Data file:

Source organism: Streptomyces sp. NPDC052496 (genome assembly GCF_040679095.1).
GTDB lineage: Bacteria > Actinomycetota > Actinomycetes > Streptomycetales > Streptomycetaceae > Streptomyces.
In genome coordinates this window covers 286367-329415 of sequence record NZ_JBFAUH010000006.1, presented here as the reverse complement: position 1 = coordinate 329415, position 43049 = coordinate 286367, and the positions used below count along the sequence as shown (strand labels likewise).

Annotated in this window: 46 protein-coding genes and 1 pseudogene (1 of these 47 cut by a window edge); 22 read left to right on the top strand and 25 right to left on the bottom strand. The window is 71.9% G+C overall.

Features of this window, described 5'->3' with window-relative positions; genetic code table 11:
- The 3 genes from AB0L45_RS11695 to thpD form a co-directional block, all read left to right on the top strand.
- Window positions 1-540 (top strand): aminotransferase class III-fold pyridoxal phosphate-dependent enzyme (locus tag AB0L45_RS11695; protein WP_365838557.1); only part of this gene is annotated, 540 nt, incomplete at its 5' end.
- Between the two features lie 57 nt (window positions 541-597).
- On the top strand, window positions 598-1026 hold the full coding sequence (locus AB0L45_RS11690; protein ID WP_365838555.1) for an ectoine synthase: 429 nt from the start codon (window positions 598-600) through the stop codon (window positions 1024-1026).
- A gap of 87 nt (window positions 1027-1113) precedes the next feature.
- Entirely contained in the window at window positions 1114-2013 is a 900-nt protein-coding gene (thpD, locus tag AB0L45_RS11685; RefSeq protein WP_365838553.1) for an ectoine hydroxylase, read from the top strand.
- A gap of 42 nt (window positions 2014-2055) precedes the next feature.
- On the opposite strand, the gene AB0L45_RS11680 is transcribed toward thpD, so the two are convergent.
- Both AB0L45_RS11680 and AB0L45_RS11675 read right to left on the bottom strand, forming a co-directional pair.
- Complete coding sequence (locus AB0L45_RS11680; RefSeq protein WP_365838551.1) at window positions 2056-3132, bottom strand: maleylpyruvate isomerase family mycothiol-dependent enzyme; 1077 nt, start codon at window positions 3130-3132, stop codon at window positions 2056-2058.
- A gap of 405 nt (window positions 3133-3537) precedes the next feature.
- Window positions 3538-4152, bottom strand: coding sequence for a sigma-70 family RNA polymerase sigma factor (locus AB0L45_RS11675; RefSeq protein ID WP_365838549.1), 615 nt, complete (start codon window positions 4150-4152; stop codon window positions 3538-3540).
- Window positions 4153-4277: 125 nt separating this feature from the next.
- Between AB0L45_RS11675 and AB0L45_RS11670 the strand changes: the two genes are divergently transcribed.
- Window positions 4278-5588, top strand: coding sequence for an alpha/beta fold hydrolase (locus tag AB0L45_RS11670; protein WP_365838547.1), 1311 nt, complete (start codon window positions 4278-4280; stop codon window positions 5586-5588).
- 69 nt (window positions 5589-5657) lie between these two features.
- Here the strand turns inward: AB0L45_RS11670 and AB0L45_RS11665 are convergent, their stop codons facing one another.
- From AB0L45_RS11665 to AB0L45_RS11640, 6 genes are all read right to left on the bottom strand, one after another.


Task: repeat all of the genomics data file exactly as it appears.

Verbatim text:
Source organism: Streptomyces sp. NPDC052496 (genome assembly GCF_040679095.1).
GTDB lineage: Bacteria > Actinomycetota > Actinomycetes > Streptomycetales > Streptomycetaceae > Streptomyces.
In genome coordinates this window covers 286367-329415 of sequence record NZ_JBFAUH010000006.1, presented here as the reverse complement: position 1 = coordinate 329415, position 43049 = coordinate 286367, and the positions used below count along the sequence as shown (strand labels likewise).

Annotated in this window: 46 protein-coding genes and 1 pseudogene (1 of these 47 cut by a window edge); 22 read left to right on the top strand and 25 right to left on the bottom strand. The window is 71.9% G+C overall.

Features of this window, described 5'->3' with window-relative positions; genetic code table 11:
- The 3 genes from AB0L45_RS11695 to thpD form a co-directional block, all read left to right on the top strand.
- Window positions 1-540 (top strand): aminotransferase class III-fold pyridoxal phosphate-dependent enzyme (locus tag AB0L45_RS11695; protein WP_365838557.1); only part of this gene is annotated, 540 nt, incomplete at its 5' end.
- Between the two features lie 57 nt (window positions 541-597).
- On the top strand, window positions 598-1026 hold the full coding sequence (locus AB0L45_RS11690; protein ID WP_365838555.1) for an ectoine synthase: 429 nt from the start codon (window positions 598-600) through the stop codon (window positions 1024-1026).
- A gap of 87 nt (window positions 1027-1113) precedes the next feature.
- Entirely contained in the window at window positions 1114-2013 is a 900-nt protein-coding gene (thpD, locus tag AB0L45_RS11685; RefSeq protein WP_365838553.1) for an ectoine hydroxylase, read from the top strand.
- A gap of 42 nt (window positions 2014-2055) precedes the next feature.
- On the opposite strand, the gene AB0L45_RS11680 is transcribed toward thpD, so the two are convergent.
- Both AB0L45_RS11680 and AB0L45_RS11675 read right to left on the bottom strand, forming a co-directional pair.
- Complete coding sequence (locus AB0L45_RS11680; RefSeq protein WP_365838551.1) at window positions 2056-3132, bottom strand: maleylpyruvate isomerase family mycothiol-dependent enzyme; 1077 nt, start codon at window positions 3130-3132, stop codon at window positions 2056-2058.
- A gap of 405 nt (window positions 3133-3537) precedes the next feature.
- Window positions 3538-4152, bottom strand: coding sequence for a sigma-70 family RNA polymerase sigma factor (locus AB0L45_RS11675; RefSeq protein ID WP_365838549.1), 615 nt, complete (start codon window positions 4150-4152; stop codon window positions 3538-3540).
- Window positions 4153-4277: 125 nt separating this feature from the next.
- Between AB0L45_RS11675 and AB0L45_RS11670 the strand changes: the two genes are divergently transcribed.
- Window positions 4278-5588, top strand: coding sequence for an alpha/beta fold hydrolase (locus tag AB0L45_RS11670; protein WP_365838547.1), 1311 nt, complete (start codon window positions 4278-4280; stop codon window positions 5586-5588).
- 69 nt (window positions 5589-5657) lie between these two features.
- Here the strand turns inward: AB0L45_RS11670 and AB0L45_RS11665 are convergent, their stop codons facing one another.
- From AB0L45_RS11665 to AB0L45_RS11640, 6 genes are all read right to left on the bottom strand, one after another.